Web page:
It's hard to feel sorry for America's family doctors. Any job that averages $179,000 per year and lets you be your own boss is a job most folks wouldn't turn down. With the effort to rein in health-care costs increasingly framed as an unhappy trade-off in which insurers either slash benefits or raise premiums, some in Washington are beginning to ask a question long considered off-limits: Do we simply pay doctors too much?
The truth is, we pay them all wrong.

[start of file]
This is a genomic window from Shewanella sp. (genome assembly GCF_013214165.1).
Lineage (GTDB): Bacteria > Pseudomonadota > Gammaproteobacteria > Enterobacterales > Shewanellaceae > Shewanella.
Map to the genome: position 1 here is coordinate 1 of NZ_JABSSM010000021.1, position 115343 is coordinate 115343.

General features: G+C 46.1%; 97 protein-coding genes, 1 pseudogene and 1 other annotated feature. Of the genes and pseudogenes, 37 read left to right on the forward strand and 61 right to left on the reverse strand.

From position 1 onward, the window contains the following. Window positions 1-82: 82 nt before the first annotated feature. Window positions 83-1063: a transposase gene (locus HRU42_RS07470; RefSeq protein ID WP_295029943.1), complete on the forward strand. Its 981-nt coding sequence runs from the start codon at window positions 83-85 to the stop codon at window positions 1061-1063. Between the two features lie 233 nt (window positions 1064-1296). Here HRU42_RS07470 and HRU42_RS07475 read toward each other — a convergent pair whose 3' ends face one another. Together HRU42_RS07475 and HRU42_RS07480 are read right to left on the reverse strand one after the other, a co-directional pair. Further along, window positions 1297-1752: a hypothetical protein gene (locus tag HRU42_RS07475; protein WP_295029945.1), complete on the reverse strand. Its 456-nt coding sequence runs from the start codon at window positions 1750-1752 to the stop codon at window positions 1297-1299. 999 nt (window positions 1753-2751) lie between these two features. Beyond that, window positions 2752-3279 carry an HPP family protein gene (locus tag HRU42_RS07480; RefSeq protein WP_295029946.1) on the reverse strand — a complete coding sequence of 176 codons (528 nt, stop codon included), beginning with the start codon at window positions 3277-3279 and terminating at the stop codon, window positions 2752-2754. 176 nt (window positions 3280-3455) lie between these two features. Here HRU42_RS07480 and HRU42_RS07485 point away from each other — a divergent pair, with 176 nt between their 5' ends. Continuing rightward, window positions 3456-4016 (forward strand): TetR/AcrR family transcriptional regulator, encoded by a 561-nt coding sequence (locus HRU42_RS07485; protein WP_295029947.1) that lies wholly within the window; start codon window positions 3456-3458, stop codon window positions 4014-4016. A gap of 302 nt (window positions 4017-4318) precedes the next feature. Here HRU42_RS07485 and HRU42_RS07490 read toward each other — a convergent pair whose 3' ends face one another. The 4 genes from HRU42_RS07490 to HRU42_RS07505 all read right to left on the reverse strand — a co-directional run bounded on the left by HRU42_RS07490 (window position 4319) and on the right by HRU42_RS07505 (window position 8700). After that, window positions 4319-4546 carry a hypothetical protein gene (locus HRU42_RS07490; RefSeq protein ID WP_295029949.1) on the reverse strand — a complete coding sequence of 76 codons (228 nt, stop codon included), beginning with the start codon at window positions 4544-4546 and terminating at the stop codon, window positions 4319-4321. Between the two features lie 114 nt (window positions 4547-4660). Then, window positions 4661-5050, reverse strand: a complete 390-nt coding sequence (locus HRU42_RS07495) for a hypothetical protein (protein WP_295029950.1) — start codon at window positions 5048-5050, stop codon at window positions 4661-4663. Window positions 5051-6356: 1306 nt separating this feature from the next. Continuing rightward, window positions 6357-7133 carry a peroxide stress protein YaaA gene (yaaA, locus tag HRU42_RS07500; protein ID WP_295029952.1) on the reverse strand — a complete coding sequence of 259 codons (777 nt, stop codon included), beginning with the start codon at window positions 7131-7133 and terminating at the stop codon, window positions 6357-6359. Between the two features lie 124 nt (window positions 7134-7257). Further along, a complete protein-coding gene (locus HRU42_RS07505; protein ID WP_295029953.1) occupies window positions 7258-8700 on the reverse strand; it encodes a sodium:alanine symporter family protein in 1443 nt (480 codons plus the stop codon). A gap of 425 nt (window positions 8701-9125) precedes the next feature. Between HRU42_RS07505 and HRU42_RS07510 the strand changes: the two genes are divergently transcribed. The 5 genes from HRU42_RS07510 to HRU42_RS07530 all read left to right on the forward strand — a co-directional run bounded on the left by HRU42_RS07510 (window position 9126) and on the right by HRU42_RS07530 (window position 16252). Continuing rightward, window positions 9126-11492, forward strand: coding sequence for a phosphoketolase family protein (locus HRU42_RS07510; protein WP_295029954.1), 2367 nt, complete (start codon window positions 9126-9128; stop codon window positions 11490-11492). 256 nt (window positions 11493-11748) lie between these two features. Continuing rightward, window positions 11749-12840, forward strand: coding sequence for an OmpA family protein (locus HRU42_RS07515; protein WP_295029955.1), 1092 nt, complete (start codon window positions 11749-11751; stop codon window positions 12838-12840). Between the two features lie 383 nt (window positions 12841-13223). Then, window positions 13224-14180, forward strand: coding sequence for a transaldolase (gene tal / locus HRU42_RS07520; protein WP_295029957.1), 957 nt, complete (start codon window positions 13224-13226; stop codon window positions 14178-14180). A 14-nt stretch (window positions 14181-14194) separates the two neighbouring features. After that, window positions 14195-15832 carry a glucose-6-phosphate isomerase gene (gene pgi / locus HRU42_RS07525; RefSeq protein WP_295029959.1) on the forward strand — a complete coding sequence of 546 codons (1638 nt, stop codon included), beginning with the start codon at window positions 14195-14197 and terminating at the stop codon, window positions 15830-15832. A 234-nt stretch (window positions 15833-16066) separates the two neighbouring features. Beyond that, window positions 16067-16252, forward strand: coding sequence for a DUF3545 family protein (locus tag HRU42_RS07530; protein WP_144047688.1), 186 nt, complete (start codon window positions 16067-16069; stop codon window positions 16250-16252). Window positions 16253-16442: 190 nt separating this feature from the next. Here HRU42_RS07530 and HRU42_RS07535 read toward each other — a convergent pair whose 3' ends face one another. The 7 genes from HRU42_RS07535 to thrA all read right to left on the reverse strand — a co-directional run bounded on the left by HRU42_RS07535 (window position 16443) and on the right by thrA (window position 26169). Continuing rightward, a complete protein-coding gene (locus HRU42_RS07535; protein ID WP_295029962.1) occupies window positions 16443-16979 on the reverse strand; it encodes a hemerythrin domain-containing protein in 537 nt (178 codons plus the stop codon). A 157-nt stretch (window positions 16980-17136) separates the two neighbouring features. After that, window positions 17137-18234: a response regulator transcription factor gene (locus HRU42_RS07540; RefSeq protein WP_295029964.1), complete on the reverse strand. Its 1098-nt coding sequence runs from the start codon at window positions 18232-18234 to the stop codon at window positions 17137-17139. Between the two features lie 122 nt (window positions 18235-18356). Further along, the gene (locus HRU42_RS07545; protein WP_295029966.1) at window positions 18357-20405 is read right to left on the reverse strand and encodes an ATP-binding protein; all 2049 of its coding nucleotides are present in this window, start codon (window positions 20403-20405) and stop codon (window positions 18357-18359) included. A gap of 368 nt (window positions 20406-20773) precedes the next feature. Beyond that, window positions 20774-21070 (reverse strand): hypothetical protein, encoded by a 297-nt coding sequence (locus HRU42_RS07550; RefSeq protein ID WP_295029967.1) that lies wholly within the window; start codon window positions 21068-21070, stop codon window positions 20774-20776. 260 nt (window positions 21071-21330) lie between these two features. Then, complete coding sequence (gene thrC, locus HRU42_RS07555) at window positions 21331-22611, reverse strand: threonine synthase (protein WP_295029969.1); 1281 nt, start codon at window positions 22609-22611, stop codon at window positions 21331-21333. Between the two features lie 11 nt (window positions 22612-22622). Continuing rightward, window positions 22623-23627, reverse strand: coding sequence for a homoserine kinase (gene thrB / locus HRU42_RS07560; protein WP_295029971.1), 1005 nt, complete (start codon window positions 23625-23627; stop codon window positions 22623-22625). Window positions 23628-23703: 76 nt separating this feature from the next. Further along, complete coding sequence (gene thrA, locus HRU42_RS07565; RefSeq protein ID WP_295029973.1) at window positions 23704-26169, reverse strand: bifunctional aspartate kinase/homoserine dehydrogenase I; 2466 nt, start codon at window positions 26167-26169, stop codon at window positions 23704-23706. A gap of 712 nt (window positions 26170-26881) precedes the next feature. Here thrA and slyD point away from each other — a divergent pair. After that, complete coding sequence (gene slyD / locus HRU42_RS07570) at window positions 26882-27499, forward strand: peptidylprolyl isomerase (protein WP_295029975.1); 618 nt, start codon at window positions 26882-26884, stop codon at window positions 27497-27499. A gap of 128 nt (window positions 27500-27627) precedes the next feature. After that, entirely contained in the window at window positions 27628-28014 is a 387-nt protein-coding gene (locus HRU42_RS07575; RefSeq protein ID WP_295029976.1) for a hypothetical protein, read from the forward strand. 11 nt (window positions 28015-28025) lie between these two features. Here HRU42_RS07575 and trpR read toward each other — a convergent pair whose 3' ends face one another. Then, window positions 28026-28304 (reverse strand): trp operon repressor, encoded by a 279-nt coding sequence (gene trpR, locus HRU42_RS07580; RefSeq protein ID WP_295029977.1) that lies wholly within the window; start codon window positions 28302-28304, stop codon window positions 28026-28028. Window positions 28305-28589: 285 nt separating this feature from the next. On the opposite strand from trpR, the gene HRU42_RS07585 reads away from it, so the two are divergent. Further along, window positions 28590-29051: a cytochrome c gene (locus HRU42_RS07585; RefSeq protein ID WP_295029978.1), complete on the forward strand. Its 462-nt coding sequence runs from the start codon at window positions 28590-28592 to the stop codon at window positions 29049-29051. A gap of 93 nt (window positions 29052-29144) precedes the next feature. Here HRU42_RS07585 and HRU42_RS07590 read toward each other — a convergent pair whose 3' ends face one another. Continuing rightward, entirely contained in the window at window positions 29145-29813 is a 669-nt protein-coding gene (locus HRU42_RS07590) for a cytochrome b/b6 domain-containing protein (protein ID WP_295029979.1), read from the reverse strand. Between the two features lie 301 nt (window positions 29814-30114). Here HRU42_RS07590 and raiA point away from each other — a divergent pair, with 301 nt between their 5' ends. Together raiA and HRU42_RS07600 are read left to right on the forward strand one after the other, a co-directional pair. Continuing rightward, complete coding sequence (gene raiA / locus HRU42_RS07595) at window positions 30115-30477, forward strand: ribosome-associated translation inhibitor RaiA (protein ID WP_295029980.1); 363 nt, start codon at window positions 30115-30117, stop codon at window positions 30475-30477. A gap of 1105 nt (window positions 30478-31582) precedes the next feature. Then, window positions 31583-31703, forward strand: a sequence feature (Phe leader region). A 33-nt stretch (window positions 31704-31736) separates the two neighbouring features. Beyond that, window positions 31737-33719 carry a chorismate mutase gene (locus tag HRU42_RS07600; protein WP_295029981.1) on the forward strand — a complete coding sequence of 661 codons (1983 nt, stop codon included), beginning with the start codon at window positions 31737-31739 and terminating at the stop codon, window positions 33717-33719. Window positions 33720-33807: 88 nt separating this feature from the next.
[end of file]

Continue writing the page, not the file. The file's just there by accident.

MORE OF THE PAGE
Doctors themselves could tell you that — particularly primary-care providers (PCPs), the foot soldiers of the U.S. medical system. New doctors graduate from medical school lugging up to $200,000 in student loans. Paying that off takes a big bite out of even a low-six-figure salary. Add to that the high costs, long days and billing headaches involved in running a practice, and it's no wonder so many family docs are trading up to specialties like orthopedics, where the pay can be three times as great and the hours a whole lot shorter. Only 3 out of 10 doctors in the U.S. now are PCPs, compared with 5 out of 10 elsewhere in the world. Those family physicians who remain find themselves in a constant money chase, meeting their monthly nut with the help of the revenue they make by prescribing tests — X-rays, CT scans, EKGs — that may or may not be strictly necessary but generate a lot of separate billing.